Why do I need fiber?
Virtually every weight-loss program welcomes "good carbs" as part of a healthy, lean, long-term diet. "Good carbs" refers to complex carbohydrates, foods like whole grains, nuts, beans, and seeds that are composed largely of complex sugar molecules, requiring lots of time and energy to digest into the simple sugars your body needs for fuel.
One of the biggest benefits of foods rich in complex carbs is that they also contain large amounts of fiber. Fiber, in basic terms, is the indigestible parts of plant foods. It is the husk on the grain of wheat, the thin strands in celery, the crunch in the apple, the casings on edible seeds. Fiber protects you from heart disease, cancer, and digestive problems. Depending on the type of fiber (there is more than one!), it lowers cholesterol, helps with weight control, and regulates blood sugar.
Bottom line: This is one nutrient you don't want to miss. Yet the average American gets just 12-15 grams of fiber a day—far below the recommended 25-30 grams. And that was before so many people started cutting carbs for weight loss, without realizing they were also cutting out healthy dietary fiber. Here's how to sneak "good carbs" and extra fiber into your daily diet with a minimum of effort.
Eat cereal every day for breakfast
Ideally, aim for a whole grain, unsweetened cereal with at least 4 grams of fiber per serving. Just eating any cereal might be enough, however. A University of California study found that cereal eaters tend to eat more fiber and less fat than non-cereal eaters. Healthy, high-fiber cereals you might want to consider include Kellogg's All-Bran Original, Kashi GOLEAN, and Kellogg's Raisin Bran.
Eat two apples every day
Not just to keep the doctor away, but because apples are a good source of pectin, a soluble fiber that contributes to a feeling of fullness and digests slowly. One study found that 5 grams of pectin was enough to leave people feeling satisfied for up to four hours.
Make a yogurt mix every Wednesday for breakfast
Take one small container of yogurt and mix in 1/3 cup All-Bran cereal, 1 tablespoon ground flaxseeds, and 5 large, diced strawberries for a whopping 12.2 grams of fiber—nearly half your daily allowance! (Did you know yogurt has been linked to treating depression
Eat baby carrots and broccoli florets dipped into low-fat ranch dressing
You'll fill up the empty space in your tummy while getting about 5 grams of fiber in each cup of veggies. Eat this as your afternoon snack three days a week.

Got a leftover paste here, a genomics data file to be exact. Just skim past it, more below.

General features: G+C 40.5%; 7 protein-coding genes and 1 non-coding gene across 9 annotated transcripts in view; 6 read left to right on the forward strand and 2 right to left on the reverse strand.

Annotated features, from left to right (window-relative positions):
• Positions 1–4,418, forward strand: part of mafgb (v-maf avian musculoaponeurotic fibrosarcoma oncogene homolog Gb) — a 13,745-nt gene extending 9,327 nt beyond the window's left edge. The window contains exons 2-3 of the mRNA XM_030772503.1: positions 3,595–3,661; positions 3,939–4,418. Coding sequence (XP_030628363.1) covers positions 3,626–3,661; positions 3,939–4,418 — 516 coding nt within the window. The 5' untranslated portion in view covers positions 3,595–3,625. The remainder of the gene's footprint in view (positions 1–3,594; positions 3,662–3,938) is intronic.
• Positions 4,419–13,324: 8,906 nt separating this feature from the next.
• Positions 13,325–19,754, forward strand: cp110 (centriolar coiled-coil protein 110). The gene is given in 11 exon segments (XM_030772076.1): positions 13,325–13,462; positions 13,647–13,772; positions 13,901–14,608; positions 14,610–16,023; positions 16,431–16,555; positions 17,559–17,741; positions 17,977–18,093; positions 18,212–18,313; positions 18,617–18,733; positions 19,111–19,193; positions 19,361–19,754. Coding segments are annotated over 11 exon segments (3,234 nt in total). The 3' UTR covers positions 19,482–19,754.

Keep a container of trail mix in your car and office for the munchies
Mix together peanuts, raisins, a high-fiber cereal, and some chocolate-covered soy nuts. Allow yourself one handful for a sweet, yet high-fiber, snack.
Switch to whole-grain crackers
You'd never think a tiny cracker can make a difference, but one regular whole wheat cracker has 1/2 gram of fiber. Ten crackers give you 5 grams of fiber. So next time, spread your peanut butter on whole-grain crackers (look for brands that proclaim they're trans-fat-free) instead of bread.
Mix your regular cereal with the high-test stuff
Okay, we'll be honest. We wouldn't want to face an entire bowl of All-Bran either. But just 1/3 cup packs a walloping 8.5 grams of fiber. Mix it with an equal amount of, say, Apple Cinnamon Cheerios and you'll barely know it's there (but you will be one-third of the way to your daily fiber intake). Check out the Nature's Path brands, which offer several truly delicious, high-fiber choices.
Add kidney beans or chickpeas to your next salad
A quarter cup adds an additional 5 grams of dietary fiber, notes Lisa Andrews, RD, a nutritionist at the VA Medical Center in Cincinnati.
Make sure that the first ingredient in whole-grain products has the word "whole" in it
Examples of this, "whole wheat," or "whole grain." If it says multi-grain, seven-grain, nutra-grain, cracked wheat, stone-ground wheat, unbromated wheat or enriched wheat, it's not whole wheat, and thus is lacking some of the vitamins and minerals, not to mention fiber, of whole grains.